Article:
Dr. Ngozi Okonjo-Iweala is gearing up to lead the World Trade Organisation (WTO) following a very competitive race involving candidates from Kenya, Egypt, Britain, Mexico, South Korea, Saudi Arabia and Moldovia.

Dr. Ngozi received 163 votes of the 164 member countries. However, the United States (US) is making a move to forestall a consensus win by objecting to her leadership. In statement released by the Office of the United States Trade Representative on the selection of the next World Trade Organisation Director-General:

“The United States supports the selection of Korean Trade Minister Yoo Myung-hee as the next WTO Director-General. Minister Yoo is a bona fide trade expert who has distinguished herself during a 25-year career as a successful trade negotiator and trade policy maker.  She has all the skills necessary to be an effective leader of the organization.

“This is a very difficult time for the WTO and international trade. There have been no multilateral tariff negotiations in 25 years, the dispute settlement system has gotten out of control, and too few members fulfill basic transparency obligations.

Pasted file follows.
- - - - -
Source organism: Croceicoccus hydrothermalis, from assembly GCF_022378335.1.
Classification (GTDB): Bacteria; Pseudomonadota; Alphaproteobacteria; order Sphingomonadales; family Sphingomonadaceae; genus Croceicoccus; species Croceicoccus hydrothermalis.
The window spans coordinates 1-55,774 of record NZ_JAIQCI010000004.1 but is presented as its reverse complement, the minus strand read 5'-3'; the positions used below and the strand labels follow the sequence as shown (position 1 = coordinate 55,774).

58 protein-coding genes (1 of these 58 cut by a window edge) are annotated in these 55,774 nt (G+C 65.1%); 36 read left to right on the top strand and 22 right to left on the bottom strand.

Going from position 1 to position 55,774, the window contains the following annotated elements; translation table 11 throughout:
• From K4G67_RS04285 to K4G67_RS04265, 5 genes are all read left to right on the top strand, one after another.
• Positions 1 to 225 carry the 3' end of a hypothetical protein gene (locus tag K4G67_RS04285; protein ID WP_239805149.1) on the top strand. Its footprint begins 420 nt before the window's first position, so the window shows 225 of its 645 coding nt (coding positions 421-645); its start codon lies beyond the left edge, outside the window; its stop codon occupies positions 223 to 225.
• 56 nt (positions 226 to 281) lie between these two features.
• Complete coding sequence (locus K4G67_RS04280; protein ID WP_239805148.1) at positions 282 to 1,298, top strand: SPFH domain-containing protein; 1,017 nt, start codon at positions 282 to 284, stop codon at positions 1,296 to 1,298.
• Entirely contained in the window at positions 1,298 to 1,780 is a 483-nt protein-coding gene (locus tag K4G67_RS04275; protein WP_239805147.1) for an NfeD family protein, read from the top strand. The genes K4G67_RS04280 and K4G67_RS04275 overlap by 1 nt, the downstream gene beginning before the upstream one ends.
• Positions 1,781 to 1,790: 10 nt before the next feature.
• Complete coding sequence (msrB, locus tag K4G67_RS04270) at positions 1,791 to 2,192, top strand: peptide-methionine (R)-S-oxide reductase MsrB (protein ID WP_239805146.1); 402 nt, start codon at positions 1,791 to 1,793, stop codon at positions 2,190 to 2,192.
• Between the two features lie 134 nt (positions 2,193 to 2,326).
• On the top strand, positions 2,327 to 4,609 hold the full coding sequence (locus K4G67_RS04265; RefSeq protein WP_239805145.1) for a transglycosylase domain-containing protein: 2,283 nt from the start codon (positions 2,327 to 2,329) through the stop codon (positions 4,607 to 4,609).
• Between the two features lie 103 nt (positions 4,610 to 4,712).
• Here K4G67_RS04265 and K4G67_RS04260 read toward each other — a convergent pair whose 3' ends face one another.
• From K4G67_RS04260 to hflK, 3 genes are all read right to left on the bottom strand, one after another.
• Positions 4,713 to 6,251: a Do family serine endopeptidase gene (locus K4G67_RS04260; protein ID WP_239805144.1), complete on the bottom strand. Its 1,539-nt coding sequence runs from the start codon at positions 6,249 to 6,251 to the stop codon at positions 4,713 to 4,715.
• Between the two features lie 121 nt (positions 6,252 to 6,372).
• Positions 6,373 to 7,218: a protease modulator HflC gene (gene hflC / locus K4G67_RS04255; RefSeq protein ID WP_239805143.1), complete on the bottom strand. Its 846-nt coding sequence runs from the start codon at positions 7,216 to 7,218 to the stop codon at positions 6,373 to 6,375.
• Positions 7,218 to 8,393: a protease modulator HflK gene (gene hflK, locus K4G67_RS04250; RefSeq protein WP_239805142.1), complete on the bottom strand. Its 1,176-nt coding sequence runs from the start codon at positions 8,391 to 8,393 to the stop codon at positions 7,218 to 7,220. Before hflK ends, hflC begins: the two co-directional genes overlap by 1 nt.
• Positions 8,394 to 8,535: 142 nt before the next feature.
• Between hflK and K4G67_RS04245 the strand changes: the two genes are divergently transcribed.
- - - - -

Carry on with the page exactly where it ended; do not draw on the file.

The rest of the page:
“The WTO is badly in need of major reform.  It must be led by someone with real, hands-on experience in the field.”

The World Trade Organisation is a place where member governments try to sort out the trade problems they face with each other. It is also a forum for governments to negotiate trade agreements. Since the WTO was created in 1995, three of its directors-general were from Europe, while one each came from Oceania, Asia and South America.

In addressing the US concerns, the World Trade Organisation is calling all member countries for a meeting on 9 November – after the US presidential election. US opposition does not mean Dr. Ngozi cannot be appointed, but Washington could nevertheless wield considerable influence over the final decision. If former Vice President Joe Biden emerges as President on 3 November, the US decision might change on the subject.


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